Those 'u' characters being appended to an object signifies that the object is encoded in "unicode".

If you want to remove those 'u' chars from your object you can do this:

import json, ast
jdata = ast.literal_eval(json.dumps(jdata)) # Removing uni-code chars

Let's checkout from python shell

>>> import json, ast
>>> jdata = [{u'i': u'imap.gmail.com', u'p': u'aaaa'}, {u'i': u'333imap.com', u'p': u'bbbb'}]
>>> jdata = ast.literal_eval(json.dumps(jdata))
>>> jdata
[{'i': 'imap.gmail.com', 'p': 'aaaa'}, {'i': '333imap.com', 'p': 'bbbb'}]

I kept running into this problem when trying to capture JSON data in the log with the Python logging library, for debugging and troubleshooting purposes. Getting the u character is a real nuisance when you want to copy the text and paste it into your code somewhere.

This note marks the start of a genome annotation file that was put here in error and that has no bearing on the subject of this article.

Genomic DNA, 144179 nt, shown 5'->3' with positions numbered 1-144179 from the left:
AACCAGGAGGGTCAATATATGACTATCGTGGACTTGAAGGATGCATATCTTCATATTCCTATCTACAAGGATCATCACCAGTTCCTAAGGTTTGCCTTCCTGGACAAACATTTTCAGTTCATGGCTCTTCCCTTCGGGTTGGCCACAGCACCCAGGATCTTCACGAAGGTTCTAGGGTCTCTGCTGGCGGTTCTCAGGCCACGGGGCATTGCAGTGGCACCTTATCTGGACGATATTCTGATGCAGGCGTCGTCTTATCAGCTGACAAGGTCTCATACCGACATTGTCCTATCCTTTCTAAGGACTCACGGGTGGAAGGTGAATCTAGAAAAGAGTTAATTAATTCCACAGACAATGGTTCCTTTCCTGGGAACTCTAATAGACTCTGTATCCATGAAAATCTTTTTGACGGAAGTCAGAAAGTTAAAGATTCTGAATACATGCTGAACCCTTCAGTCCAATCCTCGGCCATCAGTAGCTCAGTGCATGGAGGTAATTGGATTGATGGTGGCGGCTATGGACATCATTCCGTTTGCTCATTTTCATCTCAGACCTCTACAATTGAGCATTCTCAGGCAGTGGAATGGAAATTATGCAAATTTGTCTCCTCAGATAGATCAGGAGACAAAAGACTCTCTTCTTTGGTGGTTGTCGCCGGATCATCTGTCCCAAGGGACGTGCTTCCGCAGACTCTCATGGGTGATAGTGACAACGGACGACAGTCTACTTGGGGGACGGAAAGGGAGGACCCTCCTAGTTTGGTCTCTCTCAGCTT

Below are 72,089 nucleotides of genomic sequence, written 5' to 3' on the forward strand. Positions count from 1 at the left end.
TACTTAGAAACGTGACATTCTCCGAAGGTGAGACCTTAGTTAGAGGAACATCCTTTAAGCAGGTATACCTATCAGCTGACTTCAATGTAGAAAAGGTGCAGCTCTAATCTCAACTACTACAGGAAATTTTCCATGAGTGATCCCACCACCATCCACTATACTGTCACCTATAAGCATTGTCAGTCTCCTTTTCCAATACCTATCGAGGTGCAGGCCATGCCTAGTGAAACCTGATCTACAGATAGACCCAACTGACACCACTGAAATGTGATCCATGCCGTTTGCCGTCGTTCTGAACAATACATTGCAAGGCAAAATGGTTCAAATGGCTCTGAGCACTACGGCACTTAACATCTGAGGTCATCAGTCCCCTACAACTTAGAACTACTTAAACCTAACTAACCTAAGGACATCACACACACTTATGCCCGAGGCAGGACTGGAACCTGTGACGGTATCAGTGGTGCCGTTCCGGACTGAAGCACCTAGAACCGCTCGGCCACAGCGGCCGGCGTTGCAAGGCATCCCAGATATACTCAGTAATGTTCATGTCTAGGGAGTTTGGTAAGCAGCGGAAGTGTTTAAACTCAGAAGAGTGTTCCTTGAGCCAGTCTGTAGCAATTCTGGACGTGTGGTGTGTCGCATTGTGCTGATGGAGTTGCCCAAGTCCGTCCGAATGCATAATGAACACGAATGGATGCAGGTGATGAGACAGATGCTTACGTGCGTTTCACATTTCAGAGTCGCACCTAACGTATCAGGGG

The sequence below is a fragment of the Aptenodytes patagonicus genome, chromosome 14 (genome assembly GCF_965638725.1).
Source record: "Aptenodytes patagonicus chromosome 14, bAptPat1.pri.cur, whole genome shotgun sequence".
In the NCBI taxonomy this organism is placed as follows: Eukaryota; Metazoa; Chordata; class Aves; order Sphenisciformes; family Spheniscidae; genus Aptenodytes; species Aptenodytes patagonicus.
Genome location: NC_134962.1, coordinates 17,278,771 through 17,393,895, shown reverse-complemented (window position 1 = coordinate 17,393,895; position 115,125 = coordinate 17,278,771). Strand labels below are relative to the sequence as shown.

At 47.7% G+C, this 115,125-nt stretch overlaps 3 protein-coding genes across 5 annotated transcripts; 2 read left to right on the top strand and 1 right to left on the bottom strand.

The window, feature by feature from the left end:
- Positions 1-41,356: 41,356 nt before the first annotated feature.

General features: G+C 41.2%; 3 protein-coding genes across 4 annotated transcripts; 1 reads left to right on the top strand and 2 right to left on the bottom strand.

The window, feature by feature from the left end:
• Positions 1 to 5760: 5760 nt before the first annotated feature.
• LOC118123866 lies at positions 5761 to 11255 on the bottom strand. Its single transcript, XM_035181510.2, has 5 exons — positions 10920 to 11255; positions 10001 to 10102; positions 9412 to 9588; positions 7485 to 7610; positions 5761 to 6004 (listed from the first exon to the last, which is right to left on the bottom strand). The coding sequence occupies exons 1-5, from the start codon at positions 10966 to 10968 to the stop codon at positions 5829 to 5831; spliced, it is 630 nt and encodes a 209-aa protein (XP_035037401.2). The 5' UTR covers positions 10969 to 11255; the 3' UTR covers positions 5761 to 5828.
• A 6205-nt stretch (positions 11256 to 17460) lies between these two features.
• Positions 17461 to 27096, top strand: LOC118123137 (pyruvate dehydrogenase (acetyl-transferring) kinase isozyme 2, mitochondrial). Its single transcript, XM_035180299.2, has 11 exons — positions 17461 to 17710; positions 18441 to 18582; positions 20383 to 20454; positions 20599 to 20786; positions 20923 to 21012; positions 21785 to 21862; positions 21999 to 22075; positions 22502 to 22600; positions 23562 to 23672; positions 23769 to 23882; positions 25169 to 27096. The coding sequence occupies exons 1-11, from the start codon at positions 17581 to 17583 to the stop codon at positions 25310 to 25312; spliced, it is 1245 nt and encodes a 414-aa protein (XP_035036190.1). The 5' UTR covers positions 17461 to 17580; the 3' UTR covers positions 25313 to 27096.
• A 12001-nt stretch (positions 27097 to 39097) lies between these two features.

As everyone will tell you, this is because it is a Unicode representation, and it could come from the fact that you’ve used json.loads() to load in the data from a string in the first place.

If you want the JSON representation in the log, without the u prefix, the trick is to use json.dumps() before logging it out. For example:

import json
import logging

# Prepare the data
json_data = json.loads('{"key": "value"}')

# Log normally and get the Unicode indicator
logging.warning('data: {}'.format(json_data))
>>> WARNING:root:data: {u'key': u'value'}

# Dump to a string before logging and get clean output!
logging.warning('data: {}'.format(json.dumps(json_data)))
>>> WARNING:root:data: {'key': 'value'}
  • 1
    This really should be the best answer, the 'u's absolutely do not "just get stripped out" in many contexts. Thank you so much for this! – Jessica Pennell Jun 15 at 0:08